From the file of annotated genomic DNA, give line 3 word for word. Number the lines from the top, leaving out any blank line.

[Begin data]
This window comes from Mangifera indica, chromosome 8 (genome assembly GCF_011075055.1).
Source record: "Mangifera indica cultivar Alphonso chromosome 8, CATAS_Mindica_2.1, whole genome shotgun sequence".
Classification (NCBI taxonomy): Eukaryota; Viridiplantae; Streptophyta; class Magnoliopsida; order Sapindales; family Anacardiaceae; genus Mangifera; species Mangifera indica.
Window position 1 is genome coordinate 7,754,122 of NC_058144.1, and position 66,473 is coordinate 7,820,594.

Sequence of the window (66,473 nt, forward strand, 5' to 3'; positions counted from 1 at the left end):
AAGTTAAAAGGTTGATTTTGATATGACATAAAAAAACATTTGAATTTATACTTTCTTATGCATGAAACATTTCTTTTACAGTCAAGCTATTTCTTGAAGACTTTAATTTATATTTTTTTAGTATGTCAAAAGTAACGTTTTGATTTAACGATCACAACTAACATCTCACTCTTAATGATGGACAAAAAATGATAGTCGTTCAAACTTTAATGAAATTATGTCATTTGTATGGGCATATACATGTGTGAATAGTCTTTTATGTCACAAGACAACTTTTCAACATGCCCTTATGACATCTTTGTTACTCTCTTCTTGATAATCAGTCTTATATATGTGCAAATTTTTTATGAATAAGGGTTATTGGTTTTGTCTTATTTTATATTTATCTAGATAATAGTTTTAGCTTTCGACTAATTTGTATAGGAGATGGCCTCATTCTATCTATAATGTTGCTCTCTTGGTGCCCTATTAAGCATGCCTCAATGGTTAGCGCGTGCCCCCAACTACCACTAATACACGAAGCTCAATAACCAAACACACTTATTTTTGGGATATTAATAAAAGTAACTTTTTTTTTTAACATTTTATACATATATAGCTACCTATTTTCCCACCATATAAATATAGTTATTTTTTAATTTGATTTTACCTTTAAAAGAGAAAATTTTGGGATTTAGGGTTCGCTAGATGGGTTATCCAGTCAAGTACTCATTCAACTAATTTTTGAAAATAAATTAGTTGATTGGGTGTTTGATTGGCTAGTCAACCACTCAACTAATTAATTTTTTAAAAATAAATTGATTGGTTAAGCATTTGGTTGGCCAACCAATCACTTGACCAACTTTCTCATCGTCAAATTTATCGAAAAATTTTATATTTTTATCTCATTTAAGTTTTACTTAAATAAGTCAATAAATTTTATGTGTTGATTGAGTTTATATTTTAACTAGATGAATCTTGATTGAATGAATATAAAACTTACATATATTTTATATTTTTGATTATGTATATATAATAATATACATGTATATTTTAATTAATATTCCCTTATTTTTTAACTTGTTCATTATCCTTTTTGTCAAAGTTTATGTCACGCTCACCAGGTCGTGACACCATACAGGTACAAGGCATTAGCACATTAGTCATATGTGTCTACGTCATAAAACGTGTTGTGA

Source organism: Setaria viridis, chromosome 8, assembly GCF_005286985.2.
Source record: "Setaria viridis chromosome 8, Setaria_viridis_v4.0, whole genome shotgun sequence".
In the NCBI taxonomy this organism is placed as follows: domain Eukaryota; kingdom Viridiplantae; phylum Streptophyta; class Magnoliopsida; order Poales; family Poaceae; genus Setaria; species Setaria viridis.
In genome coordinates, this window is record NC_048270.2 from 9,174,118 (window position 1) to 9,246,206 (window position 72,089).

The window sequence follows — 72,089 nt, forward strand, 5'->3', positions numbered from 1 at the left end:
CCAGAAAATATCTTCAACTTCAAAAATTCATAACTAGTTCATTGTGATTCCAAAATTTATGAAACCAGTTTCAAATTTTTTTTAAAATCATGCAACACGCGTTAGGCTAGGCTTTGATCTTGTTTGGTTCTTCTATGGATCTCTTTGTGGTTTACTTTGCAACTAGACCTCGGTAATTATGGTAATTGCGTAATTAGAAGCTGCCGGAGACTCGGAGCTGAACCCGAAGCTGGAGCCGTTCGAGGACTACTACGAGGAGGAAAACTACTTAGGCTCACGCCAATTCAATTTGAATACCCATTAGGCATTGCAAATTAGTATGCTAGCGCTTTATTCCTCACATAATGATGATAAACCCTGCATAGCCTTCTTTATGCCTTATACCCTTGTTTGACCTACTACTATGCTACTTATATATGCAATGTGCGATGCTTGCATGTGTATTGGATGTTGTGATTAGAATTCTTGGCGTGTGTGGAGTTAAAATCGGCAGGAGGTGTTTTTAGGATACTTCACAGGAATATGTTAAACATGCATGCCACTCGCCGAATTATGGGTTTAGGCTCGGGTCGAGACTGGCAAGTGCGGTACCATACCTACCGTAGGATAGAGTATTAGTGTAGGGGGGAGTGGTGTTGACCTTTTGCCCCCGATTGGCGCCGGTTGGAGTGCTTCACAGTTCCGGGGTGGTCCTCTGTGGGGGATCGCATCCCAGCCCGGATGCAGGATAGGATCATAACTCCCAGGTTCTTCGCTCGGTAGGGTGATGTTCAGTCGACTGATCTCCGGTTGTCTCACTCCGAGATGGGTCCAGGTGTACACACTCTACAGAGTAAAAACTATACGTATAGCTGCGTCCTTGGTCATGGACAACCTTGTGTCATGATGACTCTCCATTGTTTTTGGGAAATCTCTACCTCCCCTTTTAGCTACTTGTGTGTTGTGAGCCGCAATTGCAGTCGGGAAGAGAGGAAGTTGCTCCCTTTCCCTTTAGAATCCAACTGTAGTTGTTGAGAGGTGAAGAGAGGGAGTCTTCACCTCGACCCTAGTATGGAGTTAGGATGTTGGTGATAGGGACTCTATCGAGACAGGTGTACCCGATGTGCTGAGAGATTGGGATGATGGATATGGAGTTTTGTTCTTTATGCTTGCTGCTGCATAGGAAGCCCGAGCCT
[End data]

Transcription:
Classification (NCBI taxonomy): Eukaryota; Viridiplantae; Streptophyta; class Magnoliopsida; order Sapindales; family Anacardiaceae; genus Mangifera; species Mangifera indica.